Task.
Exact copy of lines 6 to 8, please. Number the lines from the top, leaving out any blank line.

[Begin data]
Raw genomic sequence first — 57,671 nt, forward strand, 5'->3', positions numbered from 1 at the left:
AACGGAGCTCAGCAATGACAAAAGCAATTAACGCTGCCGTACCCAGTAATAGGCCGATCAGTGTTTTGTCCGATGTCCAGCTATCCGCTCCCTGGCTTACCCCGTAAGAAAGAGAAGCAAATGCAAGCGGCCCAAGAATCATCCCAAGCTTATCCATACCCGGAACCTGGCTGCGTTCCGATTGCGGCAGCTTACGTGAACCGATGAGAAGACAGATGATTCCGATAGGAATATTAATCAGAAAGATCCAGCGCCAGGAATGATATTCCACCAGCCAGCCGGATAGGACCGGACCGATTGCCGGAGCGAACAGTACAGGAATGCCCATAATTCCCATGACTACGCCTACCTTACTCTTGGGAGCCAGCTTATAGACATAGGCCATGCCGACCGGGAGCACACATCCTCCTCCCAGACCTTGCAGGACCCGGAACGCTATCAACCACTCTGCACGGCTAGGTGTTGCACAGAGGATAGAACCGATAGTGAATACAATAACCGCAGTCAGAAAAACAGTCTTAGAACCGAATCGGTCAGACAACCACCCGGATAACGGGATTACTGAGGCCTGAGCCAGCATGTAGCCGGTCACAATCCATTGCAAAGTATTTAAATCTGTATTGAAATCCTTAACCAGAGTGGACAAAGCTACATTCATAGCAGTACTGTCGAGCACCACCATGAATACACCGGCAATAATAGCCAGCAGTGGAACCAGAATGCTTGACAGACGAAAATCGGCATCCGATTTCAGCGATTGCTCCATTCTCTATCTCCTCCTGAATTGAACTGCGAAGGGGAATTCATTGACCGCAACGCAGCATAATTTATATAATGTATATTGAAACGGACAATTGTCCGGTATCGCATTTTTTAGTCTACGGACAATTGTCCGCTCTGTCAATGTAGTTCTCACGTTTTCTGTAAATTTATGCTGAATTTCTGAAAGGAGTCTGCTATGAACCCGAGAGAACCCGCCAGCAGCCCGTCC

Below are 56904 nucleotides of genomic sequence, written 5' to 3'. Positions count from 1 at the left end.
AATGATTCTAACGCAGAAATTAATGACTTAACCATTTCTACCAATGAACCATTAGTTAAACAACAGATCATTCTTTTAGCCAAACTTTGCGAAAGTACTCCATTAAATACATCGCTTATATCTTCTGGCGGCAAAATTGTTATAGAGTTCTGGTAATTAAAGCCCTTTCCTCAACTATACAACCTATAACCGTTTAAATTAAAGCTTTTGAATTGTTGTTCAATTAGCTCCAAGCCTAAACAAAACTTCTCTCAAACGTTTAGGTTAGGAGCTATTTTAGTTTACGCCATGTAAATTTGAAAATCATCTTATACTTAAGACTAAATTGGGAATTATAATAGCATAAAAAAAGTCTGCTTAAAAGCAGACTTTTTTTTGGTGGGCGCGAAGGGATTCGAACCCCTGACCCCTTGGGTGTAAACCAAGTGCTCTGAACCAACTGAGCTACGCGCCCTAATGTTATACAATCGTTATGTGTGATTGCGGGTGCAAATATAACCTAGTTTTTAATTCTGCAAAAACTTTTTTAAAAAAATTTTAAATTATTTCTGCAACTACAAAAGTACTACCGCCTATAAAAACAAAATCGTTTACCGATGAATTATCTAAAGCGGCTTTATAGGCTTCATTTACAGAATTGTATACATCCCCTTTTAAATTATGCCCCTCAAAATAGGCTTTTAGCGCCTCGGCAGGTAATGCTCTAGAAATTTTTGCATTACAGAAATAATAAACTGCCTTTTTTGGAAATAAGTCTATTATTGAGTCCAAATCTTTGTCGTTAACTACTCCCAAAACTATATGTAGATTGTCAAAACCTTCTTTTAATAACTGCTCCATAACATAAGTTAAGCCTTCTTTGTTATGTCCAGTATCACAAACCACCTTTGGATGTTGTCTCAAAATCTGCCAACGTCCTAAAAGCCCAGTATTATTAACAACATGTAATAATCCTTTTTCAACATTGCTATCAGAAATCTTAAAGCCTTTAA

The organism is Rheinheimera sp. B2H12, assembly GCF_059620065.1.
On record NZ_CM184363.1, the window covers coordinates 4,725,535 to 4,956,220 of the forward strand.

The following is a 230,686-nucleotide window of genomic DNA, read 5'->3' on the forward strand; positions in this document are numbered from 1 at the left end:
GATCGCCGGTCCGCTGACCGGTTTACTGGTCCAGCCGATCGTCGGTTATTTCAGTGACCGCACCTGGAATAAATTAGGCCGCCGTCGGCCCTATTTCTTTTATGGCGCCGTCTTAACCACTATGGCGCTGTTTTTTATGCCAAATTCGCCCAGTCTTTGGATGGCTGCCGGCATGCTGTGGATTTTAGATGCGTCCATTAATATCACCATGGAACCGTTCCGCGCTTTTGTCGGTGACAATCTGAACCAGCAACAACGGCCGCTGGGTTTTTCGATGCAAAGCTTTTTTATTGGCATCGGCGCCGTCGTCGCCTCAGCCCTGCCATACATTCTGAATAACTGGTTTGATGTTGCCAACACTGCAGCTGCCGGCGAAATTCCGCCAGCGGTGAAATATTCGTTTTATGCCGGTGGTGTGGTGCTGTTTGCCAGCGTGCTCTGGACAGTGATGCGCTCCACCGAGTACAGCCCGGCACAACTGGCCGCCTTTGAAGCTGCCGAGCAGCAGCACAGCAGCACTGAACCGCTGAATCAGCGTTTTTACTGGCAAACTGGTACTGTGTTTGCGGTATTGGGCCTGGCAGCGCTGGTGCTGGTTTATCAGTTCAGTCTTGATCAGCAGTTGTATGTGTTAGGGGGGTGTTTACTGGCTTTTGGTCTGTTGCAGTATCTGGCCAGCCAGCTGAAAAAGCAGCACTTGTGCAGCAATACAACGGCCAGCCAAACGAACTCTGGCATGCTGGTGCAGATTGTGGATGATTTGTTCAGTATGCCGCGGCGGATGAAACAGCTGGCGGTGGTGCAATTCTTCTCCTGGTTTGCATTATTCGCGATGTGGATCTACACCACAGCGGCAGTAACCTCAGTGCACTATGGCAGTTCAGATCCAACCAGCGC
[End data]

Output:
On record NZ_CM184363.1, the window covers coordinates 4,725,535 to 4,956,220 of the forward strand.

The following is a 230,686-nucleotide window of genomic DNA, read 5'->3' on the forward strand; positions in this document are numbered from 1 at the left end:
GATCGCCGGTCCGCTGACCGGTTTACTGGTCCAGCCGATCGTCGGTTATTTCAGTGACCGCACCTGGAATAAATTAGGCCGCCGTCGGCCCTATTTCTTTTATGGCGCCGTCTTAACCACTATGGCGCTGTTTTTTATGCCAAATTCGCCCAGTCTTTGGATGGCTGCCGGCATGCTGTGGATTTTAGATGCGTCCATTAATATCACCATGGAACCGTTCCGCGCTTTTGTCGGTGACAATCTGAACCAGCAACAACGGCCGCTGGGTTTTTCGATGCAAAGCTTTTTTATTGGCATCGGCGCCGTCGTCGCCTCAGCCCTGCCATACATTCTGAATAACTGGTTTGATGTTGCCAACACTGCAGCTGCCGGCGAAATTCCGCCAGCGGTGAAATATTCGTTTTATGCCGGTGGTGTGGTGCTGTTTGCCAGCGTGCTCTGGACAGTGATGCGCTCCACCGAGTACAGCCCGGCACAACTGGCCGCCTTTGAAGCTGCCGAGCAGCAGCACAGCAGCACTGAACCGCTGAATCAGCGTTTTTACTGGCAAACTGGTACTGTGTTTGCGGTATTGGGCCTGGCAGCGCTGGTGCTGGTTTATCAGTTCAGTCTTGATCAGCAGTTGTATGTGTTAGGGGGGTGTTTACTGGCTTTTGGTCTGTTGCAGTATCTGGCCAGCCAGCTGAAAAAGCAGCACTTGTGCAGCAATACAACGGCCAGCCAAACGAACTCTGGCATGCTGGTGCAGATTGTGGATGATTTGTTCAGTATGCCGCGGCGGATGAAACAGCTGGCGGTGGTGCAATTCTTCTCCTGGTTTGCATTATTCGCGATGTGGATCTACACCACAGCGGCAGTAACCTCAGTGCACTATGGCAGTTCAGATCCAACCAGCGC